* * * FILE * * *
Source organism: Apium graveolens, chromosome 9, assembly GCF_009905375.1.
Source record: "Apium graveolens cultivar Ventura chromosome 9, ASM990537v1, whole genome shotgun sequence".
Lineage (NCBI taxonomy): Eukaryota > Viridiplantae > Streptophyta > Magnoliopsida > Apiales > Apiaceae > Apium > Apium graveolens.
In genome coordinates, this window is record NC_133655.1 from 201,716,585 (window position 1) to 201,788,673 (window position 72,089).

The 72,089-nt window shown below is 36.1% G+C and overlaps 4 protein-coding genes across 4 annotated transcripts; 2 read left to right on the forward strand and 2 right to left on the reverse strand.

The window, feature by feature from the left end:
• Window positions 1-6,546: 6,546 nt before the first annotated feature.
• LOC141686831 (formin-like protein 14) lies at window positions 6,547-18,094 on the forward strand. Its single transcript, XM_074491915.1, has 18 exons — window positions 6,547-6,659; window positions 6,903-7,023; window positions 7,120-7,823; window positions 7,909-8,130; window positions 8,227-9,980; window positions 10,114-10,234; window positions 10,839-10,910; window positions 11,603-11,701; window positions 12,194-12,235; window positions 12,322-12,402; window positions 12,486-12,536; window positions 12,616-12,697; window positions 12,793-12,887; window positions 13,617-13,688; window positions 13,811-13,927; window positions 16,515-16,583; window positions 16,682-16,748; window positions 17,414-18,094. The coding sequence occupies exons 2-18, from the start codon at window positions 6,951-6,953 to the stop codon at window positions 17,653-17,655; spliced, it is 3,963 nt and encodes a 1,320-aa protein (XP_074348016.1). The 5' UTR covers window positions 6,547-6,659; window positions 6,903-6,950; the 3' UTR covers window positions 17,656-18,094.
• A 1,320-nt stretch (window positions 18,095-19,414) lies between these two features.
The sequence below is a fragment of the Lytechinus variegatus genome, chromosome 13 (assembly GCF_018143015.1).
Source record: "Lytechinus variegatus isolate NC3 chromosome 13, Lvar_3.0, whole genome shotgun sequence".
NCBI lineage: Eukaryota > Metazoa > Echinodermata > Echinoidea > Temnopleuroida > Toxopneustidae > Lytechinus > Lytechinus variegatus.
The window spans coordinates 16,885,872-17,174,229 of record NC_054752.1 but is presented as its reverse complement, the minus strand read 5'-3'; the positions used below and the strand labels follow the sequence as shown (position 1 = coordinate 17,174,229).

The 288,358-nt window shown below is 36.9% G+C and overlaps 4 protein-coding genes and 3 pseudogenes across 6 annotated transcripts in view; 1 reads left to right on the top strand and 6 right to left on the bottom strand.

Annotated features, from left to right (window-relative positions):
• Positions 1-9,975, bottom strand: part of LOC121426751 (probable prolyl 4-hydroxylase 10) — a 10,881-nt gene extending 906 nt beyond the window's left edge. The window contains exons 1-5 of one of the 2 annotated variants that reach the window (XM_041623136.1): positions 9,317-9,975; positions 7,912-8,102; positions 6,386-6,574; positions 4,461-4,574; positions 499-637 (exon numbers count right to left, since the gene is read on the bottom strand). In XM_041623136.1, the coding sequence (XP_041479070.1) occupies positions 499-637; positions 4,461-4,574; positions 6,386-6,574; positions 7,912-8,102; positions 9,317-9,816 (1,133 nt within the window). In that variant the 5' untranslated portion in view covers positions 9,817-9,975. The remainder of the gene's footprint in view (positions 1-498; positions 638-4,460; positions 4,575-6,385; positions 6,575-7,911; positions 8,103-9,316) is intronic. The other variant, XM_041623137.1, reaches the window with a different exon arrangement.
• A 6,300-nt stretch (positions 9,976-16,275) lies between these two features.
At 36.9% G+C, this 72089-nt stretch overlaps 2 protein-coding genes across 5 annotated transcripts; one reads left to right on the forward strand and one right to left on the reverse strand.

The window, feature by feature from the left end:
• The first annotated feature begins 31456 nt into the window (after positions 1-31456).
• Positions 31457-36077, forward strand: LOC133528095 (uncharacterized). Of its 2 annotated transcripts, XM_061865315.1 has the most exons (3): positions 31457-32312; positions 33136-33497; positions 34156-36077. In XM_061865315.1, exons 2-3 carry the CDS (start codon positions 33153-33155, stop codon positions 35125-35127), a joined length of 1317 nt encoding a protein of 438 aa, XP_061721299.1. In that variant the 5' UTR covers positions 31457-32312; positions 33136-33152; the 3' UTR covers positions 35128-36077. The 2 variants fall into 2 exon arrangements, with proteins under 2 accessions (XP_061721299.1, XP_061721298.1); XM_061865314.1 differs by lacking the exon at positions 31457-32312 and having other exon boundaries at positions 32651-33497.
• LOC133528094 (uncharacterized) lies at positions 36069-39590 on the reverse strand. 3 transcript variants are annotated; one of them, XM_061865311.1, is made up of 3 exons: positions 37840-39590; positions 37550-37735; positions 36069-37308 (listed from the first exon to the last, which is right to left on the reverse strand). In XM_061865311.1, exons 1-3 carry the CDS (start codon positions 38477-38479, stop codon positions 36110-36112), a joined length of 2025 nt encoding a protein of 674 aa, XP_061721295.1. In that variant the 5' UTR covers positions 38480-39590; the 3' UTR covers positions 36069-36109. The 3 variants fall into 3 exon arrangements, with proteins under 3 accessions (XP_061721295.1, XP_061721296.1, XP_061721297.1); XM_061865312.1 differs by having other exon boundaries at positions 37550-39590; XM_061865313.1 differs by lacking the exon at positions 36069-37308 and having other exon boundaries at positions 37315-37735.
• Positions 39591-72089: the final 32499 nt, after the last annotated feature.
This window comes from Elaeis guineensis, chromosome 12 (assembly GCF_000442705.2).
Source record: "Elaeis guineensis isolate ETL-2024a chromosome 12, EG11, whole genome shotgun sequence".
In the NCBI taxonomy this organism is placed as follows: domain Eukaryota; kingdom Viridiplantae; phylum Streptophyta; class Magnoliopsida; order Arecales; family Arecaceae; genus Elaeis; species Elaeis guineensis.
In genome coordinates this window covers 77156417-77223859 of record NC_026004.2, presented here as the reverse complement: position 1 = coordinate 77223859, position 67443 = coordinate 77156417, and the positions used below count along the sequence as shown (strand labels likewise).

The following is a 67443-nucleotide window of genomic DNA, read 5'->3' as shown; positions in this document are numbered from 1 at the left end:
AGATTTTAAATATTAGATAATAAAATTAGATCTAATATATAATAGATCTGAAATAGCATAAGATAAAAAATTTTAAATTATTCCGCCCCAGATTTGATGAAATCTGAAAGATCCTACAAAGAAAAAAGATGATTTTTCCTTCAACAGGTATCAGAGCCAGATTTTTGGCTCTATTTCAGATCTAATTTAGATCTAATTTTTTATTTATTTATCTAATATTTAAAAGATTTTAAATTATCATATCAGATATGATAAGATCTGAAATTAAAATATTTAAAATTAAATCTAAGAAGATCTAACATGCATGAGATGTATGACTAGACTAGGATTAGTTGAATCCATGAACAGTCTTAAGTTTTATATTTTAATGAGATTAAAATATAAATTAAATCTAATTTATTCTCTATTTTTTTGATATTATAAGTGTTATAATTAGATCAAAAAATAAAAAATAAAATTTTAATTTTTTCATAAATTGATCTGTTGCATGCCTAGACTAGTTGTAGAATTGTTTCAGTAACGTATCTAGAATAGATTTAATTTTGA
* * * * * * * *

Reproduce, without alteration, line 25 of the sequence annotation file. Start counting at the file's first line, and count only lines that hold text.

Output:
Source record: "Elaeis guineensis isolate ETL-2024a chromosome 12, EG11, whole genome shotgun sequence".